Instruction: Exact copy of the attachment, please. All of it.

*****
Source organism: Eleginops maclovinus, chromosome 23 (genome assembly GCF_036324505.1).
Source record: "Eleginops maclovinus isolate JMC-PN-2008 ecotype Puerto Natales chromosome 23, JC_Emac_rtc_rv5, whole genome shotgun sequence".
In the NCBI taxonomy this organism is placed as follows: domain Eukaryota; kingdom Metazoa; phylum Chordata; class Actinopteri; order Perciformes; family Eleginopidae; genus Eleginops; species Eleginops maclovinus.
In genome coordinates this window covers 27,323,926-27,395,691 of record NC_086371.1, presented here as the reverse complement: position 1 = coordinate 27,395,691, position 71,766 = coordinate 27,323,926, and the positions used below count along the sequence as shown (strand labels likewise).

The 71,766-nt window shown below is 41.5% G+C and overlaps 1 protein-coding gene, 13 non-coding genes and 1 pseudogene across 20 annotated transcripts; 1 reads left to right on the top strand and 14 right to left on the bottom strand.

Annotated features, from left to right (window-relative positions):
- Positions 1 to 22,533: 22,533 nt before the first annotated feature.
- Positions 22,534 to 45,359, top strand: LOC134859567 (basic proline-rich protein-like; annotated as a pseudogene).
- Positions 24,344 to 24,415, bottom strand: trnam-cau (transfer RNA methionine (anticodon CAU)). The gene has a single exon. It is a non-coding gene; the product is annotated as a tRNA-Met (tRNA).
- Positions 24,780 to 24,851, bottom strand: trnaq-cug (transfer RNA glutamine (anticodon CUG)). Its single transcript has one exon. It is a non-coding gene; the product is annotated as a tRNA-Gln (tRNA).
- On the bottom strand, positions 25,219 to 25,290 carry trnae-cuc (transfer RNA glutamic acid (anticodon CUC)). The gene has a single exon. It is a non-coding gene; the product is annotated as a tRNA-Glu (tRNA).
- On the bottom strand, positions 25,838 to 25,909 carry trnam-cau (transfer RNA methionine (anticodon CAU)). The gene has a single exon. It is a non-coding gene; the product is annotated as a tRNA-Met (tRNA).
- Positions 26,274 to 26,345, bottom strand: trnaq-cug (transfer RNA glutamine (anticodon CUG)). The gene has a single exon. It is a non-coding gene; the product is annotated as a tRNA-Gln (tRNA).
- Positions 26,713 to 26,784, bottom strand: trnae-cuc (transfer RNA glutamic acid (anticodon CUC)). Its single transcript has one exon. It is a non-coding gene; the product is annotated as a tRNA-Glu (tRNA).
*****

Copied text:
Source organism: Eleginops maclovinus, chromosome 23 (genome assembly GCF_036324505.1).
Source record: "Eleginops maclovinus isolate JMC-PN-2008 ecotype Puerto Natales chromosome 23, JC_Emac_rtc_rv5, whole genome shotgun sequence".
In the NCBI taxonomy this organism is placed as follows: domain Eukaryota; kingdom Metazoa; phylum Chordata; class Actinopteri; order Perciformes; family Eleginopidae; genus Eleginops; species Eleginops maclovinus.
In genome coordinates this window covers 27,323,926-27,395,691 of record NC_086371.1, presented here as the reverse complement: position 1 = coordinate 27,395,691, position 71,766 = coordinate 27,323,926, and the positions used below count along the sequence as shown (strand labels likewise).

The 71,766-nt window shown below is 41.5% G+C and overlaps 1 protein-coding gene, 13 non-coding genes and 1 pseudogene across 20 annotated transcripts; 1 reads left to right on the top strand and 14 right to left on the bottom strand.

Annotated features, from left to right (window-relative positions):
- Positions 1 to 22,533: 22,533 nt before the first annotated feature.
- Positions 22,534 to 45,359, top strand: LOC134859567 (basic proline-rich protein-like; annotated as a pseudogene).
- Positions 24,344 to 24,415, bottom strand: trnam-cau (transfer RNA methionine (anticodon CAU)). The gene has a single exon. It is a non-coding gene; the product is annotated as a tRNA-Met (tRNA).
- Positions 24,780 to 24,851, bottom strand: trnaq-cug (transfer RNA glutamine (anticodon CUG)). Its single transcript has one exon. It is a non-coding gene; the product is annotated as a tRNA-Gln (tRNA).
- On the bottom strand, positions 25,219 to 25,290 carry trnae-cuc (transfer RNA glutamic acid (anticodon CUC)). The gene has a single exon. It is a non-coding gene; the product is annotated as a tRNA-Glu (tRNA).
- On the bottom strand, positions 25,838 to 25,909 carry trnam-cau (transfer RNA methionine (anticodon CAU)). The gene has a single exon. It is a non-coding gene; the product is annotated as a tRNA-Met (tRNA).
- Positions 26,274 to 26,345, bottom strand: trnaq-cug (transfer RNA glutamine (anticodon CUG)). The gene has a single exon. It is a non-coding gene; the product is annotated as a tRNA-Gln (tRNA).
- Positions 26,713 to 26,784, bottom strand: trnae-cuc (transfer RNA glutamic acid (anticodon CUC)). Its single transcript has one exon. It is a non-coding gene; the product is annotated as a tRNA-Glu (tRNA).